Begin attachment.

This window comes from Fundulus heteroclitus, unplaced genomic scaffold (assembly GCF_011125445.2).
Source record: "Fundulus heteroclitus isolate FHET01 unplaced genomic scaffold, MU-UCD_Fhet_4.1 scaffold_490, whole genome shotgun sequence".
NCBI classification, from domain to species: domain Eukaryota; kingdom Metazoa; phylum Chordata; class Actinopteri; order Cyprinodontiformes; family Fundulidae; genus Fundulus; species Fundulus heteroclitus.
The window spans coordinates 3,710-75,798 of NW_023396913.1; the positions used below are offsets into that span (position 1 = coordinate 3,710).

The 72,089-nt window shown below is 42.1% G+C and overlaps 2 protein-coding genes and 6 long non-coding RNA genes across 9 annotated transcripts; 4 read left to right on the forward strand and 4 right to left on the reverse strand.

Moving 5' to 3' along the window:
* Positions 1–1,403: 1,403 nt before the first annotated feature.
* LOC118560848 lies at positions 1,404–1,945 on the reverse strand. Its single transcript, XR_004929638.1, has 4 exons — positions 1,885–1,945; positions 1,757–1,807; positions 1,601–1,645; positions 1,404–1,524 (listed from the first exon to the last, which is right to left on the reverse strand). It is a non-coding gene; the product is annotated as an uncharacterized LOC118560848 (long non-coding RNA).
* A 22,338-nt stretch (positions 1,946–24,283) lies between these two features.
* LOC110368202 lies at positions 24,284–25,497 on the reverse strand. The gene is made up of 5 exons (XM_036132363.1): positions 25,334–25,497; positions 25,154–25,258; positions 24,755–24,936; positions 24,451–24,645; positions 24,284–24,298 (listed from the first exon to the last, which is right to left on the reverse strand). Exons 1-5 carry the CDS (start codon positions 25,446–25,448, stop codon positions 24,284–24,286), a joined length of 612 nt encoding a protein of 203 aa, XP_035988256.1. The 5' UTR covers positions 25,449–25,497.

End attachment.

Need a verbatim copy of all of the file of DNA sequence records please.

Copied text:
This window comes from Fundulus heteroclitus, unplaced genomic scaffold (assembly GCF_011125445.2).
Source record: "Fundulus heteroclitus isolate FHET01 unplaced genomic scaffold, MU-UCD_Fhet_4.1 scaffold_490, whole genome shotgun sequence".
NCBI classification, from domain to species: domain Eukaryota; kingdom Metazoa; phylum Chordata; class Actinopteri; order Cyprinodontiformes; family Fundulidae; genus Fundulus; species Fundulus heteroclitus.
The window spans coordinates 3,710-75,798 of NW_023396913.1; the positions used below are offsets into that span (position 1 = coordinate 3,710).

The 72,089-nt window shown below is 42.1% G+C and overlaps 2 protein-coding genes and 6 long non-coding RNA genes across 9 annotated transcripts; 4 read left to right on the forward strand and 4 right to left on the reverse strand.

Moving 5' to 3' along the window:
* Positions 1–1,403: 1,403 nt before the first annotated feature.
* LOC118560848 lies at positions 1,404–1,945 on the reverse strand. Its single transcript, XR_004929638.1, has 4 exons — positions 1,885–1,945; positions 1,757–1,807; positions 1,601–1,645; positions 1,404–1,524 (listed from the first exon to the last, which is right to left on the reverse strand). It is a non-coding gene; the product is annotated as an uncharacterized LOC118560848 (long non-coding RNA).
* A 22,338-nt stretch (positions 1,946–24,283) lies between these two features.
* LOC110368202 lies at positions 24,284–25,497 on the reverse strand. The gene is made up of 5 exons (XM_036132363.1): positions 25,334–25,497; positions 25,154–25,258; positions 24,755–24,936; positions 24,451–24,645; positions 24,284–24,298 (listed from the first exon to the last, which is right to left on the reverse strand). Exons 1-5 carry the CDS (start codon positions 25,446–25,448, stop codon positions 24,284–24,286), a joined length of 612 nt encoding a protein of 203 aa, XP_035988256.1. The 5' UTR covers positions 25,449–25,497.